What are the rules of protesting in Milledgeville?
An impromptu protest broke out late last month following the United States Supreme Court's decision to overturn Roe vs. Wade. On a hot Sunday afternoon, roughly two dozen protestors converged around the intersection of Hancock and Wilkinson streets, with different protestors standing at different corners.
Technically, each of the protestors should've been standing in front of the courthouse's "Peace Monument," which was dedicated by the Rotary Club years ago. This is the designated spot for non-permitted protests in Milledgeville, according to Chief Dray Swicord. The City Council passed the statute several years ago.
"We offer a free speech zone that doesn't require a permit. Any other organized protest requires a permit through City Hall," Swicord added. "I was out of town that day, but if I was in town I would've instructed our officers to limit (the protesting) to the free speech zone in front of the courthouse."
Last month's Roe v. Wade protest perhaps was most memorable for its "colorful" homemade signs, many of which contained the word "fuck," while others read "PUSSY POWER." Some locals had a problem with the vulgarities, hollering at the protestors while driving through downtown that day. Others posted on Facebook later that they were bothered by some of the signs in the crowd.
A pro-life activist came to peacefully engage with the protesters during last month's Roe v. Wade rally downtown. He was carrying a briefcase with models of different stages of prenatal development. The man, who was named Francis Kennedy, said that he came to the protest because “I know a person that married that had an abortion, and she’s still messed up from it 38 years ago." // Photos by Sophie Schieve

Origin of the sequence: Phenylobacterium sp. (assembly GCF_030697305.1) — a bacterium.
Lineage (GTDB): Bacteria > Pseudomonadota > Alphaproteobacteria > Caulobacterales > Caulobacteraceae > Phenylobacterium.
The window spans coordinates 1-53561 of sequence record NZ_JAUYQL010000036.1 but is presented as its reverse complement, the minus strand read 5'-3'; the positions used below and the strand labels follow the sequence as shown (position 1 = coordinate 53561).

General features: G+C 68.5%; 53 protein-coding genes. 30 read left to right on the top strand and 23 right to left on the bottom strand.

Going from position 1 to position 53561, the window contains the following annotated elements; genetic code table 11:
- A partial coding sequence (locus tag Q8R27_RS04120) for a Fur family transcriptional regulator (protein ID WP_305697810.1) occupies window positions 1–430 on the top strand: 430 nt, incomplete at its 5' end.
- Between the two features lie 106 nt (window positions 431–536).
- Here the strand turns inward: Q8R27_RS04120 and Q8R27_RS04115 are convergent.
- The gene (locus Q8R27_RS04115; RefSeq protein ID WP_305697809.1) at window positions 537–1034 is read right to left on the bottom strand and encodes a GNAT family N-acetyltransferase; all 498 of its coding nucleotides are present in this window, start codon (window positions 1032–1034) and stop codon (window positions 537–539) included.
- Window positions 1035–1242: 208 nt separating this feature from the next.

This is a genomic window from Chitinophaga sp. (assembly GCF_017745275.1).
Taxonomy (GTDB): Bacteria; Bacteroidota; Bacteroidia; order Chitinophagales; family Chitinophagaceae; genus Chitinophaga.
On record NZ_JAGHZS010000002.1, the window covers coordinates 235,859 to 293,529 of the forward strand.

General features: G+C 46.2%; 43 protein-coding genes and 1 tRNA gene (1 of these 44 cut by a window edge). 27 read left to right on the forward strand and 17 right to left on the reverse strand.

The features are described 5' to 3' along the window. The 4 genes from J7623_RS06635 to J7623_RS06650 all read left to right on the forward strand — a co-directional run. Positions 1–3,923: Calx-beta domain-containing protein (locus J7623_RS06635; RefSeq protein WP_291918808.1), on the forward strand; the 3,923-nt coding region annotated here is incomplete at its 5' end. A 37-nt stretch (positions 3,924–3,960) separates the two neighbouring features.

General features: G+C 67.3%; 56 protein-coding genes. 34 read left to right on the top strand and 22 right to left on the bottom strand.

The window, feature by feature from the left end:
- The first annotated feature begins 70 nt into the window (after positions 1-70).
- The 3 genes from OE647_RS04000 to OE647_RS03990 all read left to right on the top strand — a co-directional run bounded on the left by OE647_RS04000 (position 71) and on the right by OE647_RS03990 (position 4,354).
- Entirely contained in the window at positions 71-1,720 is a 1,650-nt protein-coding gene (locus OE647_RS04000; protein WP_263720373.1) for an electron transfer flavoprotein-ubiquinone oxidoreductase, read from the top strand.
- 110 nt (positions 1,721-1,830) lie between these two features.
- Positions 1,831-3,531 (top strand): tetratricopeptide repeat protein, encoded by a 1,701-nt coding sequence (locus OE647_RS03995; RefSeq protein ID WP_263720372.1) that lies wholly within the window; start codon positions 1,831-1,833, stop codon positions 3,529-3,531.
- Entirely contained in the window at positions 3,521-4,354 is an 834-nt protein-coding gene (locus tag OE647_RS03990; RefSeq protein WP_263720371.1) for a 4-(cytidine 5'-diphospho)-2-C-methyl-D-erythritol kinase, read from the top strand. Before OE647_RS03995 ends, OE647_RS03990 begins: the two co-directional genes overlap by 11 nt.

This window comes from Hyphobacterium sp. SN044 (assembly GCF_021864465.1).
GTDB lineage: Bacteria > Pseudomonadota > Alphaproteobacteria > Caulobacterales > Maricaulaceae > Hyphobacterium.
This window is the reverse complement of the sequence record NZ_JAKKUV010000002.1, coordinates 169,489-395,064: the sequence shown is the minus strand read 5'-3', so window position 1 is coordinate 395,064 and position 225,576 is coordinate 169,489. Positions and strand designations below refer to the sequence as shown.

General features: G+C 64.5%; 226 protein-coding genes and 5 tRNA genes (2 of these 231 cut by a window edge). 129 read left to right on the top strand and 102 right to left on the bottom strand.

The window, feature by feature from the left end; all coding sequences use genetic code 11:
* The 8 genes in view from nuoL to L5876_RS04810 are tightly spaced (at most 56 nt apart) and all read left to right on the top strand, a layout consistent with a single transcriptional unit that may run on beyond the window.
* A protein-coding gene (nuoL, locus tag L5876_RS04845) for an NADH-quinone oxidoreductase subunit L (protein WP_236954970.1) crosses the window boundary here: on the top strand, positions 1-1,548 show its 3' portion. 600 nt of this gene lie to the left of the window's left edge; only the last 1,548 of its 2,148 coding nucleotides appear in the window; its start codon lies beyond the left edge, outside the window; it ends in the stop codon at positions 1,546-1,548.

According to City Attorney Jimmy Jordan, Milledgeville has no municipal statute pertaining to vulgar language, whether it's on homemade signs, bumper stickers, yard signs or anything similar.
"Threats or threatening language is not within the parameters of what's allowed and what's not, in terms of free speech," Jordan said. "That's the extent of it, though, I'd say."
The spring of 2020 included weeks of protests in front of the Rotary Peace Monument following the release of the George Floyd video. Prior to that, you'd have to go back to 1971 to find any prolonged series of protests in Milledgeville. In 1971, demonstrators protested against the lack of African-American employees at many downtown businesses, back when downtown was the center of all shopping, locally.